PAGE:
The GeoChristian

The Earth. Christianity. They go together.

Despair.com

Welcome to The GeoChristian. Out of over 600 posts on my blog, this one on demotivational posters is the one people find most often via search engines. The purpose of The GeoChristian is twofold: 1. To enhance science literacy within the Evangelical Christian community. 2. To present a Biblical Christianity that is hostile to neither science nor the environment. I invite you to browse around and read some other posts.

I was never really motivated by motivational posters, but I get a good laugh out of demotivational posters from despair.com. Here are a few samples:

despair1.jpg

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Grace, Hope, and Peace

November 30, 2007 Posted by | Fun | 1 Comment

Stem cells from adult skin cells

This is very important news.

After years of having abortion advocates and liberal politicians pushing embryonic stem cells on us—despite the greater promise all along of other stem cell techniques— researchers have found a way to coax human adult skin cells to become stem cells. This takes care of both the ethical problems of using human embryos and the difficulty of getting a human body to accept cells grown from another individual. It will soon be possible to grow stem cells from your own skin; no risk of rejection there.

I have no doubt that the pro-abortion industry and lobby will continue to press for embryonic stem cell research for some odd reason.

Read more:

Stem Cell Holy Grail — World Magazine

Stem Cell Vindication — Charles Krauthammer (quoted at Cyberbrethren)

Praise God, and keep on praying.

Grace and Peace

November 30, 2007 Posted by | Ethics | Leave a comment

For the Beauty of the Earth — Chapter 5

Chapter 5 of For the Beauty of the Earth, by Steven Bouma-Prediger is called “How should we think of the earth? A theology and ethic of care for the earth.”

The most promising ecological ethic is one that asks not primarily, What do we need to do? but Who do we need to be?

Neither cosmocentrism, with its “ethic of adoration,” nor anthropocentrism, with its “ethic of exploitation,” is adequate since both tacitly assume a dualism between nature and history, differing only in which has priority. Only a theocentric perspective, which refuses to accept such a dualism, is able to cultivate a proper “ethic of responsibility.” For these and other reasons Richard Young concludes that “the Christian Scriptures, when interpreted through a theocentric perspective, offer the most satisfying and realistic solution of the environmental problem.”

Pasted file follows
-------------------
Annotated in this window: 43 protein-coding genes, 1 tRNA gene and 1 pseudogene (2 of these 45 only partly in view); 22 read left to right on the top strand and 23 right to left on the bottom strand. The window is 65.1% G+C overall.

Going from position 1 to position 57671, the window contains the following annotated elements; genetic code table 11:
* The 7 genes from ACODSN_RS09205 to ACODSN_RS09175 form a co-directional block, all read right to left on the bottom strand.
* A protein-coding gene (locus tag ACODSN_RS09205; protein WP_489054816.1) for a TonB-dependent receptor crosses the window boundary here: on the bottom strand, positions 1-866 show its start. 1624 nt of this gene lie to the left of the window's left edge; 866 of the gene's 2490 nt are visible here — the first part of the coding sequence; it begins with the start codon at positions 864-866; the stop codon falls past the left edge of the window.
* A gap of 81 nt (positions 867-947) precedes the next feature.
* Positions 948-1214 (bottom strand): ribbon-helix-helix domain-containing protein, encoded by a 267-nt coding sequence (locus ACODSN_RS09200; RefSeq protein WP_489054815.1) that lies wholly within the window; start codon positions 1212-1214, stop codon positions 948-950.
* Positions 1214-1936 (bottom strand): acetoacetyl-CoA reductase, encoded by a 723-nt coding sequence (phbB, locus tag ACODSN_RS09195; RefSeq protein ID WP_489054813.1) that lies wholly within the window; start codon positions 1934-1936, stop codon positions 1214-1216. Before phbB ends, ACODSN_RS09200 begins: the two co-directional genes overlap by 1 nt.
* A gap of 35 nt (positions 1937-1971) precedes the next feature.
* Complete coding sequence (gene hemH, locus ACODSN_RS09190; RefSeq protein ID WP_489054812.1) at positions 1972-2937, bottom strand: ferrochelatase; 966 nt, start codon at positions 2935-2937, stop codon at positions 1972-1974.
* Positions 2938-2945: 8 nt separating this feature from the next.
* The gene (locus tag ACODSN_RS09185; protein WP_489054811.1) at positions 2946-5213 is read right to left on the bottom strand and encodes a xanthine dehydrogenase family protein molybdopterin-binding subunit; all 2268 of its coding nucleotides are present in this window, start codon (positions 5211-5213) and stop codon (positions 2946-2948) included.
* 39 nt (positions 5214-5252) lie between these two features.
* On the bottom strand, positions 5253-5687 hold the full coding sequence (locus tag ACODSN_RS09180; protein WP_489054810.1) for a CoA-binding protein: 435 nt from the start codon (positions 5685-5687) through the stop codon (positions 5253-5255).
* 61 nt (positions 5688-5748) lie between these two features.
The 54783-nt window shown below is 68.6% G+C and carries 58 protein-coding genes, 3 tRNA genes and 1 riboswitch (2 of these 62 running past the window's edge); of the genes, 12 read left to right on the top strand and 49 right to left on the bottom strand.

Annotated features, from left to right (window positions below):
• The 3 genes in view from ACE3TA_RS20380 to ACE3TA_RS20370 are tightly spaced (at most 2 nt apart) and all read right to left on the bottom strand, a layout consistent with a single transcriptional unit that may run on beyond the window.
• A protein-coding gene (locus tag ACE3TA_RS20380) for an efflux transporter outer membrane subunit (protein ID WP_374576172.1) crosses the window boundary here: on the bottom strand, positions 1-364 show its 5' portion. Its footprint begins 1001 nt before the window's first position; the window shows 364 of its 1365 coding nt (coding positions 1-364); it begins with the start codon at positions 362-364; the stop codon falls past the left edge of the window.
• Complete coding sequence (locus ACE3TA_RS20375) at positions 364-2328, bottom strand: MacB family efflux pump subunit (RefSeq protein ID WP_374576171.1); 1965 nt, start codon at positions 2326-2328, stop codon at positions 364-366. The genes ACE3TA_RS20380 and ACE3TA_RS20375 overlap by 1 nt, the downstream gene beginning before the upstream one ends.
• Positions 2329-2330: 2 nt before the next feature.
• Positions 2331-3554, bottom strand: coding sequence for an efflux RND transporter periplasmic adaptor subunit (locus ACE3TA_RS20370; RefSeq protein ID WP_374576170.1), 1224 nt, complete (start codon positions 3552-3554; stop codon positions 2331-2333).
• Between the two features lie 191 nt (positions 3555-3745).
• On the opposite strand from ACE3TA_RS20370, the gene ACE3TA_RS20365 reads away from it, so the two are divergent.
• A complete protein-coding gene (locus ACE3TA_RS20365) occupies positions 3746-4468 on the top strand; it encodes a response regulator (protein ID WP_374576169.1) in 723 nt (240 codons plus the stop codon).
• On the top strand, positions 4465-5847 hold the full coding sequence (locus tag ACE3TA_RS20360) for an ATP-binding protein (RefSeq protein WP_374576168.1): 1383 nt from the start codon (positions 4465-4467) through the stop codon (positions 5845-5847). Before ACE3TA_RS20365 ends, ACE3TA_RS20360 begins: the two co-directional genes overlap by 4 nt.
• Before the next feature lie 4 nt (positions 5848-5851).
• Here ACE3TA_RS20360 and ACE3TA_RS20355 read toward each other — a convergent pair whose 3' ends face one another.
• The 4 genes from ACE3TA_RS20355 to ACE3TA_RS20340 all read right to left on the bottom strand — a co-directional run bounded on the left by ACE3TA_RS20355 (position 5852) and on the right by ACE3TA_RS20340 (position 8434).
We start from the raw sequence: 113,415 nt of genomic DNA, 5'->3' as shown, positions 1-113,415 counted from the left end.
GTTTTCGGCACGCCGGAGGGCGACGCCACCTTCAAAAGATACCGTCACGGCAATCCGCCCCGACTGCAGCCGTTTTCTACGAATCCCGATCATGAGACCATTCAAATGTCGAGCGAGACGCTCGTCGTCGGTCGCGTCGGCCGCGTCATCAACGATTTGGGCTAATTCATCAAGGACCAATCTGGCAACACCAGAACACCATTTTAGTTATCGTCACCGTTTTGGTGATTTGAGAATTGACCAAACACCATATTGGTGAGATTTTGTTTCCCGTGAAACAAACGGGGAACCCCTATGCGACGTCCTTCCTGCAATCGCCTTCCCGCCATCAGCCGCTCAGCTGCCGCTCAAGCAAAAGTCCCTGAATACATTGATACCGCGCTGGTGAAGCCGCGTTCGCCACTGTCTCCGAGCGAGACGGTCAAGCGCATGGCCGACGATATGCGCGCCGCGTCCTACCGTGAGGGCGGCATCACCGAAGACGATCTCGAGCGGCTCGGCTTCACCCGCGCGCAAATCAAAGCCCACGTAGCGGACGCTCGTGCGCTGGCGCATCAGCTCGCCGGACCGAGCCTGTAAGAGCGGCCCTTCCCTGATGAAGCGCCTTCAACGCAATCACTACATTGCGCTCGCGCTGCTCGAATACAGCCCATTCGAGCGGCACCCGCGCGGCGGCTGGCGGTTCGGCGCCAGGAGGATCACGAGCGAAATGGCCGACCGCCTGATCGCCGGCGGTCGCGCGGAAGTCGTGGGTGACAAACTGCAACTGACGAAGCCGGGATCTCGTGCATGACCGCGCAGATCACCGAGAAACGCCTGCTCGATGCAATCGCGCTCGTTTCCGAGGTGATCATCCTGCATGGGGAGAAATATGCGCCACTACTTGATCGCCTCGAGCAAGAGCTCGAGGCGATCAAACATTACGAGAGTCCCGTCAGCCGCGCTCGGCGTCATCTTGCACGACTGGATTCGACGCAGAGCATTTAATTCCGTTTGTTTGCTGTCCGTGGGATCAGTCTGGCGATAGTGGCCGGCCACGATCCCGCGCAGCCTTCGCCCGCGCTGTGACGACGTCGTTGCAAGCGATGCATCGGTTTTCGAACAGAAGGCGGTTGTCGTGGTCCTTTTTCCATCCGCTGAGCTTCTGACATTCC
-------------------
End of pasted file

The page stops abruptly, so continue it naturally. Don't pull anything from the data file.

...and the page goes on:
It is as false to claim that concern for the earth is not a legitimate feature of authentic Christian discipleship as it is to claim that care for the earth is the sum total of what it means to be a disciple of Christ. As the “Evangelical Declaration on the Care of Creation” puts it, “We resist both ideologies which would presume the Gospel has nothing to do with the care of non-human creation and also ideologies which would reduce the Gospel to nothing more than the care of that creation.”

The challenge ahead is to persuade Christians that care for the earth is an integral feature of authentic Christian discipleship.

Jesus Christ is Creator, Integrator, and Reconciler; yet many who call on his name abuse, neglect, and do not give a care about creation. That irony is there for all to see. Honoring the Creator in word, they destroy God’s works in deed. Praising God from whom all blessings flow, they diminish and destroy God’s creatures here below. The pieces of this puzzle do not fit! One piece says, “We honor the Great Master!” The other piece says, “We despise his great masterpiece!” — Calvin DeWitt

Grace and Peace

November 30, 2007 Posted by | Environment, Quotes | 1 Comment

BCA Seniors’ Personal Mission Statements

The seniors at Bucharest Christian Academy recently wrote personal mission statements, some of which are posted on BCA’s Virtual Refrigerator site. Here is my oldest son’s statement:

missionstatement.jpg

Click here to see more statements.

Grace and Peace

November 30, 2007 Posted by | Misc | Leave a comment

An Exceptionally Simple Theory of Everything